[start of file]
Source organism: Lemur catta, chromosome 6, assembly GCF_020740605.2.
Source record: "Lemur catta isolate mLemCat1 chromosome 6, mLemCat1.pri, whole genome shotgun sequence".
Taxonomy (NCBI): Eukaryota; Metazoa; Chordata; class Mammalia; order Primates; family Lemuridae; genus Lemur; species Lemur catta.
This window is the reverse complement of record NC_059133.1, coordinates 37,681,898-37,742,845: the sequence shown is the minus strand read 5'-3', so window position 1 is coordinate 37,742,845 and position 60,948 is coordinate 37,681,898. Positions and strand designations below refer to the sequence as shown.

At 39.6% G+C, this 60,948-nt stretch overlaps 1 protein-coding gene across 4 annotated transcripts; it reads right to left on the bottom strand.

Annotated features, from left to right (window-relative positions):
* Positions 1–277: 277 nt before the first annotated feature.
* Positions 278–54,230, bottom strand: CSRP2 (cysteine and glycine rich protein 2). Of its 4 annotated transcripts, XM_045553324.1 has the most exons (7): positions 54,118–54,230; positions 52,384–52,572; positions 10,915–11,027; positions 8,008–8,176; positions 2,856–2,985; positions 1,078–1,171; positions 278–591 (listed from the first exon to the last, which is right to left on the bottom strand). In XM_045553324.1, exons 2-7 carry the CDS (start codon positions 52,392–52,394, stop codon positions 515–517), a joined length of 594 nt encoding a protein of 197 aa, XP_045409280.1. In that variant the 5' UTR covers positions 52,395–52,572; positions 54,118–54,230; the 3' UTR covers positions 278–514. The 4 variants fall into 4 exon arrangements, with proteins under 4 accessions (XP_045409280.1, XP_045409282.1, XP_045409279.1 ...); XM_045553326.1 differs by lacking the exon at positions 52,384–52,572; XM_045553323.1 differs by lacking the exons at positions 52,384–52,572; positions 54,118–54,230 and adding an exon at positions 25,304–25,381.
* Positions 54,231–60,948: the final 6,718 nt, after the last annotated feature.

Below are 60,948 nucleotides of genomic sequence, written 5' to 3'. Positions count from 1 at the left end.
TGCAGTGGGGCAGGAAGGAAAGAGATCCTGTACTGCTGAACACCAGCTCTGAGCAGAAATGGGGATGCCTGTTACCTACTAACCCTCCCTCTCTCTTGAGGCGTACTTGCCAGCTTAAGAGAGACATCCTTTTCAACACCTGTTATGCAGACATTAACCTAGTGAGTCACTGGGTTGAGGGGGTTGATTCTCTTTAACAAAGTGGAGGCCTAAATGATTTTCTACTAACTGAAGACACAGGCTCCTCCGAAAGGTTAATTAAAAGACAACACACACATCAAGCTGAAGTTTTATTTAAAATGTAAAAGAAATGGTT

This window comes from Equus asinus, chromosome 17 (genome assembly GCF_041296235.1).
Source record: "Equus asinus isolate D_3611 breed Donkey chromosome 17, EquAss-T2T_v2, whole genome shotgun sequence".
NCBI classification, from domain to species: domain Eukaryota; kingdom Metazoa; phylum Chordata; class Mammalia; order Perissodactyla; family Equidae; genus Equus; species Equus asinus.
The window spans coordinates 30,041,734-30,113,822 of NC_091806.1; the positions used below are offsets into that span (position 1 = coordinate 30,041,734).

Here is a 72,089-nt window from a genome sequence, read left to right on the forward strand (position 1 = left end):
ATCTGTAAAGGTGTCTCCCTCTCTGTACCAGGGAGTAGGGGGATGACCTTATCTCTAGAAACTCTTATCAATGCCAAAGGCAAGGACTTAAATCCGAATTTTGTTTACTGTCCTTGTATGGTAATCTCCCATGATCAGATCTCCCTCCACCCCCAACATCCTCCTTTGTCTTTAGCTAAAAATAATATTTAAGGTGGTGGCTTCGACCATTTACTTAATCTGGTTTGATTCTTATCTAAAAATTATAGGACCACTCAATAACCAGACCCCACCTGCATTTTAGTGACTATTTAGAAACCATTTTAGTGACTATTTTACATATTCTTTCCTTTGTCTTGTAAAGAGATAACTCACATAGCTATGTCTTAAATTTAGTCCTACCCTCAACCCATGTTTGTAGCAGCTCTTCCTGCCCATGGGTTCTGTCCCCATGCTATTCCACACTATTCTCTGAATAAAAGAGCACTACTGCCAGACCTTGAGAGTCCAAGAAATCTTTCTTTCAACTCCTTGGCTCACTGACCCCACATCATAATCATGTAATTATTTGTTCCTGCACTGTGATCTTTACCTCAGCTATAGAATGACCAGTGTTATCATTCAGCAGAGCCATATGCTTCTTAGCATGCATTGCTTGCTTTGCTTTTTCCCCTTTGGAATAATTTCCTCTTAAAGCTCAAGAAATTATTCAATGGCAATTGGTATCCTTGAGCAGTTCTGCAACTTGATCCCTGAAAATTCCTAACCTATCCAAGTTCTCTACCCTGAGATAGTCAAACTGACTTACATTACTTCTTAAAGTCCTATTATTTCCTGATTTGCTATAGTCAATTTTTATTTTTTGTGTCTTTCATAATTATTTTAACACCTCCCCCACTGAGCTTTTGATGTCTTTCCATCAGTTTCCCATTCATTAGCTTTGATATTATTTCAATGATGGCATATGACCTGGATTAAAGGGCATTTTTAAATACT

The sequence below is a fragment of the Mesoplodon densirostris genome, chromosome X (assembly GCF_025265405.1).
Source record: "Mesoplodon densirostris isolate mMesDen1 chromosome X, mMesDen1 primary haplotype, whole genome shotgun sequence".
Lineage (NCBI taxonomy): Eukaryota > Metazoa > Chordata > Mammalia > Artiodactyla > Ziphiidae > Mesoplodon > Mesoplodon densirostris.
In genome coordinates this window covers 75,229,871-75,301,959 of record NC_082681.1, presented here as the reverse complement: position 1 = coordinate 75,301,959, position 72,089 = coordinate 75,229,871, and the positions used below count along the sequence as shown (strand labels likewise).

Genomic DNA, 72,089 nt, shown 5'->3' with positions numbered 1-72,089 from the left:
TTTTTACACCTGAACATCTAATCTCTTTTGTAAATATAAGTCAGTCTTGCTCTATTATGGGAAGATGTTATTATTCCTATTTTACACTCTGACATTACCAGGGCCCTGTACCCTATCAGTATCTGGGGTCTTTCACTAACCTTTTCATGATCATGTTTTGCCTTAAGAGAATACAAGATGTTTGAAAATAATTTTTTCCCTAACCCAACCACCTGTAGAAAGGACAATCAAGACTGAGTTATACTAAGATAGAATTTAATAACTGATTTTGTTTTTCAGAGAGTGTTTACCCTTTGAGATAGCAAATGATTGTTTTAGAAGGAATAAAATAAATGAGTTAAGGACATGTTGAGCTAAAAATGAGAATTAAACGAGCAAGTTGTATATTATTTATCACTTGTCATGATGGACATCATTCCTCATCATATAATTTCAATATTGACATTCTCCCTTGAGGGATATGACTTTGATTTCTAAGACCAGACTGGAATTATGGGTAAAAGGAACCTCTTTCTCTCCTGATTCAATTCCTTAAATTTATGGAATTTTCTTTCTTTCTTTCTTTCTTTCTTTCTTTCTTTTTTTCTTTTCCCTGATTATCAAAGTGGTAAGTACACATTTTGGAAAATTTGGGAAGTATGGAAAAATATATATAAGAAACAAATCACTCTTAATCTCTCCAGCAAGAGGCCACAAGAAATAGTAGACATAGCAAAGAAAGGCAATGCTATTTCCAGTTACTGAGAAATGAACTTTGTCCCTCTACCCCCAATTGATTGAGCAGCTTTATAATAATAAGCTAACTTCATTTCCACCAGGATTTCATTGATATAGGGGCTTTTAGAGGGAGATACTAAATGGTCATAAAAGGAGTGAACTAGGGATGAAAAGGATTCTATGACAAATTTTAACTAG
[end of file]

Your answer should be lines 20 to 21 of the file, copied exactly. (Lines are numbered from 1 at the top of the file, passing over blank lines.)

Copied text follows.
Lineage (NCBI taxonomy): Eukaryota > Metazoa > Chordata > Mammalia > Artiodactyla > Ziphiidae > Mesoplodon > Mesoplodon densirostris.
In genome coordinates this window covers 75,229,871-75,301,959 of record NC_082681.1, presented here as the reverse complement: position 1 = coordinate 75,301,959, position 72,089 = coordinate 75,229,871, and the positions used below count along the sequence as shown (strand labels likewise).